CC Sabathia took two Ls Thursday—on his 36th birthday of all days. The first one he’ll get over (maybe). The second one he’s never going to live down.
After the Orioles snapped the Yankees four-game winning streak at the Stadium, the lefty made his way to Brooklyn’s Barclays Center for an evening of basketball. The occasion was the second Roc Nation Summer Classic Charity Basketball Tournament and the goal was to win. Especially after coming up short two years ago and never hearing the end of it.
It was Robinson Cano, Sabathia’s former teammate and current Seattle Mariners second baseman, whose team took the title the first time around. And for the second straight time, Cano’s crew smoked Sabathia’s squad, sending the southpaw home without a trophy and, most importantly, bragging rights. If you thought the pals would turn down an opportunity to talk trash over meaningless basketball games, you need get your mind right.
“He’s been killing me,” Sabathia said courtside. “I’ve got to listen to him for the next f****** year or two, killing me.”
Grown men and little kids alike were shouting out Khaled’s name all night long, trying to get his attention. Mostly the affable Khaled—his wrist was so blinged out he should have warned people not to stare directly at it—did what Khaled does: Snapchatting.
Of course Sabathia said it with a smile since the tournament was held in the name of charity. Thousands of friends, family, supporters, and teens came out for an evening of basketball to benefit Sabathia’s PitCCh In Foundation, Cano’s RC22 Foundation, boxer Miguel Cotto’s Fundacion El Angel, and artist Nick Jonas’ Beyond Type 1 charity. Each star captained his own diverse squad.
The celebrity affair took over the Brooklyn arena and featured a who’s who of sports and entertainment personalities either balling, stuntin', or conversing courtside. They were on hand to help raise as many funds as possible to help rehabilitate dilapidated baseball fields, like Sabathia’s foundation does, or build a school in an impoverished Dominican Republic town, like Cano’s foundation did.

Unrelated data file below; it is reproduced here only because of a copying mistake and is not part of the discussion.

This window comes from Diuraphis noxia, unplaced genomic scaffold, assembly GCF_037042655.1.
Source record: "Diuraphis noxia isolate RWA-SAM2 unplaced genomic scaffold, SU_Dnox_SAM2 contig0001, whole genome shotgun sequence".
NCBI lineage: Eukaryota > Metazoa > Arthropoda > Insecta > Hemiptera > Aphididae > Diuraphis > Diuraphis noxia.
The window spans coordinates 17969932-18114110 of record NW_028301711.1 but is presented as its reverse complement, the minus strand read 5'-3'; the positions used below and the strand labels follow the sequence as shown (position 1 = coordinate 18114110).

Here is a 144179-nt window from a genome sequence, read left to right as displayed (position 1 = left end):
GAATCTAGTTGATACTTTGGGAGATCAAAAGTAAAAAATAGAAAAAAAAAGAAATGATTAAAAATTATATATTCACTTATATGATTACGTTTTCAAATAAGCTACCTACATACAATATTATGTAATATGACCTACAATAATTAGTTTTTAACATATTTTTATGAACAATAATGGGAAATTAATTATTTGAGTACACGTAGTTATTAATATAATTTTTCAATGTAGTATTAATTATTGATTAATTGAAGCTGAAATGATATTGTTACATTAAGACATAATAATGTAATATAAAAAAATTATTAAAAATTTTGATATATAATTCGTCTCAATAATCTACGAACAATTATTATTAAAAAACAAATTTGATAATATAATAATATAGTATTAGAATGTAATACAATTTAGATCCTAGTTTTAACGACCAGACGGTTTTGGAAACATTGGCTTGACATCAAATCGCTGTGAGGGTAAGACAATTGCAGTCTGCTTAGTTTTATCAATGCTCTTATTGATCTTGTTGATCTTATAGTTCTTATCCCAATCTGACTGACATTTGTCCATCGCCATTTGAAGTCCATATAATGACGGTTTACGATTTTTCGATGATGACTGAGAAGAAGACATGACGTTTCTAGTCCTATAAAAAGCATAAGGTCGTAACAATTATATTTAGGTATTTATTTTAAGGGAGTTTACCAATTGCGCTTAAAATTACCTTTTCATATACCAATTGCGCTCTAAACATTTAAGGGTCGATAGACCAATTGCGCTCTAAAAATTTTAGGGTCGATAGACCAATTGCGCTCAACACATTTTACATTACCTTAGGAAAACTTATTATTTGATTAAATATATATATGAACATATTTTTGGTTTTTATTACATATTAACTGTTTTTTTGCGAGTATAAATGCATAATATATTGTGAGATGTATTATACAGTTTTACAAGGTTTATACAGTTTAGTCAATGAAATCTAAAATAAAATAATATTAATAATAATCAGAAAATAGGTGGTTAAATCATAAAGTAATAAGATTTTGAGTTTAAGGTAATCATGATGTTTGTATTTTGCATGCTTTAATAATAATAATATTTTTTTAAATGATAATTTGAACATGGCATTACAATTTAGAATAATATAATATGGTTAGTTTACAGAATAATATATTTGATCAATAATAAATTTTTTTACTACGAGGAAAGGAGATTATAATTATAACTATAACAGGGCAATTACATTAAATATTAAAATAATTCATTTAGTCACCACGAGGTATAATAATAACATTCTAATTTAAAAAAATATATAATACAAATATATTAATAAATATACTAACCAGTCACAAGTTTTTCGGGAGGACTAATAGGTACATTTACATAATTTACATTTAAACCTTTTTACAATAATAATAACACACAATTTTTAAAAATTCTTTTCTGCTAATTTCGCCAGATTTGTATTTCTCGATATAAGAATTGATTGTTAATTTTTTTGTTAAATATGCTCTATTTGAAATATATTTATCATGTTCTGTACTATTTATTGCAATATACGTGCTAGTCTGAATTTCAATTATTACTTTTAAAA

Alex Rodriguez sat next to teammate Dellin Betances while periodically chopping it up with Victor Cruz, Fat Joe, and Michael Rapaport. A number of Cano’s Mariners teammates—like Nelson Cruz and Felix Hernandez—enjoyed an off-day before jetting to Toronto. Jadakiss suited up and played for Team Jonas. Terrell Owens laced them up for Team Cano. Angie Martinez served as M.C. along with guest host Jay Williams, the ESPN college basketball analyst. DJ Khaled—arguably the most popular man in the building—served as the game’s commissioner.
Grown men and little kids alike were shouting out Khaled’s name all night long, trying to get his attention. Mostly the affable Khaled—his wrist was so blinged out he should have warned people not to stare directly at it—did what Khaled does: Snapchatting. In between the occasional basketball commentary, Khaled’s helpers would hand him extra batteries to keep his phone humming and the content churning. The only time his hands weren't on his phone, they were on a basketball, launching 3-pointers between games.
A video posted by DJ KHALED (@djkhaled) on Jul 21, 2016 at 7:54pm PDT
As for the actual game? Entertaining, sometimes breathtaking, but mostly forgettable. The dunk contest did draw some oohs and ahhs. The streetballers who littered all four rosters took the opportunity to ball on an NBA floor seriously while others tried to blend in without embarrassing themselves. T.O. perhaps had the most memorable evening on the court, taking a ton of jumpers while getting mercilessly heckled by different pockets of fans. After missing a few dunks and layups in the championship game, one boisterous section of Team Cano supporters yelled at the coach to bench T.O. Cano looked at them and just laughed.
“The main thing is I appreciate all these people who showed up and been helping us to make this possible,” Cano said at the end of the night.
After the final buzzer sounded and Cano made a beeline to the scorer’s table to hoist the championship trophy, he was mobbed by his teammates and a ton of little kids begging for a selfie. Another Classic, another trophy. Just like a basketball shot by T.O., there was no way Cano could be knocked down. He helped make money for his charity and earned the right to talk all the trash when he sees Sabathia and the Yankees in Seattle next month.
“Oh hell yeah, he knows when I see him [I’m going to give it to him],” he said.